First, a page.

A year and a half of war has not changed anything in the readiness of Polish ports for Ukrainian exports, the prospects for the growth of port shipments remain vague

Already in the first few months of the war, export products from Ukraine flowed to the ports of neighboring countries. At first, Ukrainian shippers tested new logistics routes for their products, and then chose the optimal ones based on route length, cost, delivery terms, and the presence of certain obstacles.

«The port terminals of Germany, the Netherlands, and the Baltic countries were under consideration, but work with these terminals was abandoned due to the higher cost of logistics than in Poland and in the direction of southern ports, as well as due to the lack of a sufficient amount of rolling stock warehouse for cargo delivery to terminals in Germany, the Netherlands, and the Baltic States. Rolling stock operators were not ready to give their wagons for long routes outside of Poland and were mainly focused on quick turnover of wagons on short distances,» stated the company Metinvest.

Polish ports turned out to be the shortest and relatively cheapest:

  • Gdansk (transshipment capacity – more than 50 million tons),
  • Gdynia (over 20 million tons),
  • Szczecin-Swinoujscie (over 30 million tons).

When choosing other European ports, the lengthening of the logistics arm had a negative effect on the cost of delivery per ton of cargo and made exports economically unprofitable. In some cases, the cost of cargo delivery increased by 4-5 times.

As with railways, Ukrainian exporters and importers face the following problems in ports:

  • priority for own cargo;
  • lack of port capacity for transshipment (loading/unloading) of Ukrainian exports;
  • lack of warehouse space for the accumulation of shipping lots.

“Everyone, without exception, faced the problem of limited capacity of European ports. The ports were not ready for a multiple increase in demand, the port and railway infrastructures could not cope with the influx of cargo,” explains Andrii Myagkov, Director of Logistics at ArcelorMittal Kryvyi Rih.

However, amid the growth of Ukrainian exports and imports, Polish ports were able to increase the volume of cargo transshipment in 2022:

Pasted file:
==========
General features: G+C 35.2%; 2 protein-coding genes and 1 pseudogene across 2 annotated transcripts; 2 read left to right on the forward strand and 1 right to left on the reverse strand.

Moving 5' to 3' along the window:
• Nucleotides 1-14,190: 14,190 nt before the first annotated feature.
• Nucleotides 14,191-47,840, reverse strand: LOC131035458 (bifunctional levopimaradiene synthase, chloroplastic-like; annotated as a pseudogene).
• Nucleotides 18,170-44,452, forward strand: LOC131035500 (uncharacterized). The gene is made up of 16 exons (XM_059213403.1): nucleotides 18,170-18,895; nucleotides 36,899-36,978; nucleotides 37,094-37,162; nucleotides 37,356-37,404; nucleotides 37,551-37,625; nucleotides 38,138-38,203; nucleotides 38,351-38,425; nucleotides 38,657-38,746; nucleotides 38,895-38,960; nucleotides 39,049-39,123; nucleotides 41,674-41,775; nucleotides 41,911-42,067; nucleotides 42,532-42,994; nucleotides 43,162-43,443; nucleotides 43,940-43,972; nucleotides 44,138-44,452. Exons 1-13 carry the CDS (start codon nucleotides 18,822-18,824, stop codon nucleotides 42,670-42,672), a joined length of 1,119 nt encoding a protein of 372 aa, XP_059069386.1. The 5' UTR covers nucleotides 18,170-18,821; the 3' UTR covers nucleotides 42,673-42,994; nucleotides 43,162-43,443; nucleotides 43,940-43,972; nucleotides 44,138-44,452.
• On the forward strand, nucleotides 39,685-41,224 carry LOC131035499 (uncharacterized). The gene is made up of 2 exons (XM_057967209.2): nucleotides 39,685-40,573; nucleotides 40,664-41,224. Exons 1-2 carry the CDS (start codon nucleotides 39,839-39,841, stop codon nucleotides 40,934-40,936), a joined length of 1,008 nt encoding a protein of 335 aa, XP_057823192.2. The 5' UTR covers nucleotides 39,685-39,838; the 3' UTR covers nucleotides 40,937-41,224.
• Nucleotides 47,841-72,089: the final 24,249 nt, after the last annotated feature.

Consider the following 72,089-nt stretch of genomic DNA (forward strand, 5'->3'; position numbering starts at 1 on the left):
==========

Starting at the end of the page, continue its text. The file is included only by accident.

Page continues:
• Gdansk – by 28.2%, up to 68.2 million tons;
  • Szczecin-Swinoujscie – by 10.8%, up to 36.8 million tons;
  • Gdynia – by 5.6%, up to 28.2 million tons.

Improvement of the situation

Ukrainian shippers note an improvement in the situation with transshipment of goods in Polish ports compared to last year. In 2023, the dynamics of transshipment in Polish ports became even higher. In particular, in the first half of the year, transshipment growth in Gdańsk was 36% – to 40.8 million tons, in Szczecin-Świnoujście – 3.5% to 18.1 million tons.

At the same time, transshipment of products through Polish ports depends significantly on market conditions. Szczecin-Swinoujscie port complex in January-June 2023 reduced transshipment of iron ore by 59.1% compared to the same period in 2022 – to 650.6 thousand tons. While in 2022, transshipment of iron ore increased by 11.4% compared to 2021 – up to 2.11 million tons In general, during the first half of the year, the port complex increased cargo transshipment by 3.5% compared to January-June 2022 – up to 18.1 million tons.

«ArcelorMittal continues to use Polish ports. Ports are important because some shipping directions are most optimal when sent from Polish ports. Currently, problems with shipping from Polish ports are not as relevant as they were before. Their throughput increased in 2023 compared to 2022. Polish ports do well with bulk, but when it comes to finished products, load levels and prices rise. But until Ukrainian ports are unblocked, there are few alternatives,» Andrii Myagkov says.